Additionally, the Ninth Circuit has held that a court may dismiss an indictment with prejudice either because of "outrageous government conduct" that "amounts to a due process violation, " or "under [the court's] supervisory powers." United States v. Chapman, 524 F.3d 1073, 1084 (9th Cir. 2008). However, "although courts have the power to dismiss an indictment..., the power is exercised sparingly." United States v. Busher, 817 F.2d 1409, 1411 (9th Cir. 1987) (citing United States v. De Rosa, 783 F.2d 1401, 1404 (9th Cir. 1986); United States v. Al Mudarris, 695 F.2d 1182, 1185 (9th Cir. 1983)). "[D]ismissing an indictment with prejudice encroaches on the prosecutor's charging authority, " and therefore "this sanction may be permitted only in cases of flagrant prosecutorial misconduct." Chapman, 524 F.3d at 1085 (quoting United States v. Simpson, 927 F.2d 1088, 1091 (9th Cir..1991)) (internal quotation marks omitted) abrogated on other grounds by United States v. W.R. Grace, 526 F.3d 499, 511 n.9 (9th Cir. 2008). Moreover, "[a] court may dismiss an indictment under its supervisory powers only when the defendant suffers substantial prejudice." Chapman, 524 F.3d at 1087 (quoting United States v. Jacobs, 855 F.2d 652, 655 (9th Cir. 1988)).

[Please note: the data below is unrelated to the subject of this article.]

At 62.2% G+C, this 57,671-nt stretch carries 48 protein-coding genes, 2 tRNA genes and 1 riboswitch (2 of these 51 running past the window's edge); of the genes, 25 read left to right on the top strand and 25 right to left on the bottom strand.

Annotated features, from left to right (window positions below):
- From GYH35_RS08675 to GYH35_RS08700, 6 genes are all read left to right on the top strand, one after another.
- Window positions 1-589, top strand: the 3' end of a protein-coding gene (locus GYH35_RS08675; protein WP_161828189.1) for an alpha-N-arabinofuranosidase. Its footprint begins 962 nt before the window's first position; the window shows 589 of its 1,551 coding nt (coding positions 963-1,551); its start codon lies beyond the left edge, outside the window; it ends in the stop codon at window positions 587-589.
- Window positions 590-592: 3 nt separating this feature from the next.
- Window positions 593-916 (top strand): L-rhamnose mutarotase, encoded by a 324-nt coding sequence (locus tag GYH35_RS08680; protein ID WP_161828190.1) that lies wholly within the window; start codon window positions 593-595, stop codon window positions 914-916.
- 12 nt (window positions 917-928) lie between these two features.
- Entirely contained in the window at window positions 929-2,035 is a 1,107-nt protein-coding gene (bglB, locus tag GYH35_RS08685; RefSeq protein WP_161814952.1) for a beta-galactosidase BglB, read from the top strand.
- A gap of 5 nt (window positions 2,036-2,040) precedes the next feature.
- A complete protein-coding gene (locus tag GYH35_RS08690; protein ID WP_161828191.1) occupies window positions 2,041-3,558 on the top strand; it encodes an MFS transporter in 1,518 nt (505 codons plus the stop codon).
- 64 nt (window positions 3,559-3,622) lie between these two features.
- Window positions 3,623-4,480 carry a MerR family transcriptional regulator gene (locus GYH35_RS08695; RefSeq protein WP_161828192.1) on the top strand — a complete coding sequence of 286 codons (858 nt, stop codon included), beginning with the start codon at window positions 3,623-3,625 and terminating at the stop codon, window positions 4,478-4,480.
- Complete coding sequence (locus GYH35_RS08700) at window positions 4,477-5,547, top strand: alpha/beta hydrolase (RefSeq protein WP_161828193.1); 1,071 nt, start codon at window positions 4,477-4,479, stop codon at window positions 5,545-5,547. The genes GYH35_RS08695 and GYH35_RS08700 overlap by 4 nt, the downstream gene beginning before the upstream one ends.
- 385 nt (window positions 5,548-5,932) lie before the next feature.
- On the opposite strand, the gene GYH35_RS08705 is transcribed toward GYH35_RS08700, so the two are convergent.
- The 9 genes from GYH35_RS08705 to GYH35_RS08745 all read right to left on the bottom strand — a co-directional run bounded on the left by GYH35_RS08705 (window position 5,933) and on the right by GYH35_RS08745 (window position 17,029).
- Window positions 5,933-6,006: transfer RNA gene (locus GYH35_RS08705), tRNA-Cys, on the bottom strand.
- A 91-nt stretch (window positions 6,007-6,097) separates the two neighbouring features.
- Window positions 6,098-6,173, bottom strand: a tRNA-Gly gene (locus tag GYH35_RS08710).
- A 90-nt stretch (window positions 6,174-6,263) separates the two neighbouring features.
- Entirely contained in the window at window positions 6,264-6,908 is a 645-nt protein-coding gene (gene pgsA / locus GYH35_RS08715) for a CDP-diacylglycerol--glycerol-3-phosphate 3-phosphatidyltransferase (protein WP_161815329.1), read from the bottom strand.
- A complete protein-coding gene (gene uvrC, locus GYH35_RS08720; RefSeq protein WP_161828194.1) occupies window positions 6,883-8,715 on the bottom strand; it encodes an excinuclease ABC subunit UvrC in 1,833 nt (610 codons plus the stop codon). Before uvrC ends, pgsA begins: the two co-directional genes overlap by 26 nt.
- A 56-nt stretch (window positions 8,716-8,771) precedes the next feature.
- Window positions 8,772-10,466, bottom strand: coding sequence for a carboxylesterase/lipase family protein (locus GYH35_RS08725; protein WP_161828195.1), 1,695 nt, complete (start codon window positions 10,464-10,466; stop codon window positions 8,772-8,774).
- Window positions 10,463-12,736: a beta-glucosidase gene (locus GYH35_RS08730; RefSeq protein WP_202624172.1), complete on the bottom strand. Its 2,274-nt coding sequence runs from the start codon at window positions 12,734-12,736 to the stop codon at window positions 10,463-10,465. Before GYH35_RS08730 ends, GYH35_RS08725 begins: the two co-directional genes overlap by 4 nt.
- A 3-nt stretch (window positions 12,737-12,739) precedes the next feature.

1. ECF No. 389: Motion to Dismiss or Alternatively Compel Production and Continue

Mr. Smith alleged in his motion that the Government had failed to turn over all electronic discovery to Defendants in violation of his Fifth Amendment right to due process. ECF No. 389 at 6. He contended that dismissal of the indictment was an appropriate remedy. ECF No. 389 at 6.

Prior to the hearing on this matter, Mr. Smith submitted two affidavits in support of his motion: one from Brent Westenfelt of Orange Legal Technologies, and one from Tim McCann, the discovery coordinator in this case. ECF Nos. 417 and 418. Mr. Westenfelt stated that Orange Legal Technologies received only one of five files listed on the Google, Inc. warrant return. ECF No. 418 at 3. The missing files include: ".fseventsd;" ".Spotlight-V100;" ".Trashes;" and "._.Trashes." ECF No. 418 at 3. Mr. Westenfelt also indicated that Orange Technologies did not receive any e-mails generated from two e-mails addresses: customercare@projectgreenlife.com and joe@projectgreenlife.com. ECF No. 418 at 3-4.

In his affidavit, Mr. McCann stated that the discovery hard drive that the Government provided to him did not include four of the five files listed on the Google, Inc. warrant return. ECF No. 417 at 2. In particular, Mr. McCann noted the missing ".Trashes" folder. ECF No. 417 at 3.